Now in the news is a controversial decision by Dr. Thomas Insel, a top official at the National Institutes of Health (NIH), to help Dr. Charles Nemeroff get a new job and a new NIH grant. Dr. Nemeroff, while at Emory University, was one of the most blatant violators of the NIH's financial conflict-of-interest (COI) policies. Today we examine a striking piece of Dr. Insel's history that throws light on his recent decision. First, let's start by recapitulating the story thus far.
Dr. Insel had a triple role in the current story:
- He is the Director of the National Institute of Mental Health (NIMH), one of the larger institutes within the National Institutes of Health.
- As the NIMH Director he provided substantial help to Dr. Charles Nemeroff in the latter's efforts to find a new place to work and to obtain NIH funding again for his research.
- On top of this, Insel is a leader of the current, well-publicized efforts to raise NIH's standards of ethical conduct. Specifically, he is helping devise a new set of conflict-of-interest rules that will apply to the many tens of thousands of medical researchers funded by the NIH in its extramural program.
Paul Basken, writing in The Chronicle of Higher Education, notes that the "actions by Dr. Insel, during a period of heavy Congressional pressure on the NIH to institute reforms, raise new questions about the NIH's stated commitment to attacking the problem of financial conflicts of interest in taxpayer-financed medical research."
The Health Care Renewal blog has harsher words:
"The unraveling of Thomas Insel, MD, Director of the National Institute of Mental Health continues. His ties with the poster boy for conflict of interest in psychiatry, Charles Nemeroff, MD, are getting new exposure. The story is notable not only for what it says about Insel and Nemeroff, but also for what it says about the ethical culture within NIMH."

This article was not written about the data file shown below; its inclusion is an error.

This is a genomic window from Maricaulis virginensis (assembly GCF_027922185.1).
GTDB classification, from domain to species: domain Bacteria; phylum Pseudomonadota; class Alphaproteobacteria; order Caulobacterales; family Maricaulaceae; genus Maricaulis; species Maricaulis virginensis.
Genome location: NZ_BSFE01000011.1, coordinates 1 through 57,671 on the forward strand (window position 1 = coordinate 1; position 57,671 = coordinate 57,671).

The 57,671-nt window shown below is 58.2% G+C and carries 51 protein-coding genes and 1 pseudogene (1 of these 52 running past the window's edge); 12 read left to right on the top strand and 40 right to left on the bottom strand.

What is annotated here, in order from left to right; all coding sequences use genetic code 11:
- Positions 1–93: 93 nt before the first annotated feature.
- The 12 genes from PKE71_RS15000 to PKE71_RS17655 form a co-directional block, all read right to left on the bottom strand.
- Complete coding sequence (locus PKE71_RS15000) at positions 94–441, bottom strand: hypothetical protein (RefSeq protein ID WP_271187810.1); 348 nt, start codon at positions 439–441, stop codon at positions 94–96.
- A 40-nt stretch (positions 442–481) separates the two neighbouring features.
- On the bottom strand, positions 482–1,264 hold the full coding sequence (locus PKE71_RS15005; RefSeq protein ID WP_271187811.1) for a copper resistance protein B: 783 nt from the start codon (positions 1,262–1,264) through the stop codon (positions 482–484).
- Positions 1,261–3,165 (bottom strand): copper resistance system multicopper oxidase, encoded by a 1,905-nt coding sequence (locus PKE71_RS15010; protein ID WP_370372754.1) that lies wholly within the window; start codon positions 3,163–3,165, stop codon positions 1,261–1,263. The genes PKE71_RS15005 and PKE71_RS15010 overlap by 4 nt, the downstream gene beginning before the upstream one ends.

The writer refers to the "appearance of hypocrisy within NIH, with Insel leading an NIH initiative for strengthening ethics rules for medical researchers."
Insel has issued a remarkable statement entitled "NIMH — Reducing Conflict of Interest, Ensuring Public Trust," which he posted on June 7. Although this statement was posted one day after the Chronicle article appeared and was presumably triggered by this article, it avoids all the serious issues raised in the Chronicle article about Insel's support of Nemeroff—it doesn't even mention them. Dr. Insel seems unaware of the cloud of ethical lapses hanging over his own head. Meanwhile Senator Chuck Grassley (R-IA) has written the Inspector General of Health and Human Services: "I was extremely disturbed to read a story today in The Chronicle of Higher Education.... I ask that you look into this matter and proceed as you deem appropriate." (A Nature blog post contains a link to this letter)
And now we arrive at another incident that occurred while Insel was Director of NIMH—one involving a different perpetrator, a medical researcher in the NIH's intramural program. Dr. P. Trey Sunderland was the head of an NIMH research group that studied Alzheimer's disease. In December 2006 he pleaded guilty in a federal court to a criminal conflict of interest created by payments to him of almost $300,000 from a drug company for work related to his NIMH research. In his opening statement at a House hearing in September 2006, Representative Joe Barton noted that Dr. Insel, as the Director of NIMH, had recommended a $15,000 retention bonus for Sunderland in January 2006, at a time when Sunderland's COI violation was already well known. (The retention bonus is an optional government payment whose purpose at NIH is to attract and retain physicians.) Representative Barton mentioned additional optional benefits provided by the NIMH to Dr. Sunderland after his violations of the NIH's COI rules were discovered and confirmed.
The NIH is trying to improve its ethical standards—and repair its damaged public image—by tightening the rules on financial conflicts of interest. POGO asks: Is it appropriate for Dr. Insel to lead this effort? NIH Director Francis Collins should deal with this question promptly and publicly. It's a problem that should be easy to fix.
-- Ned Feder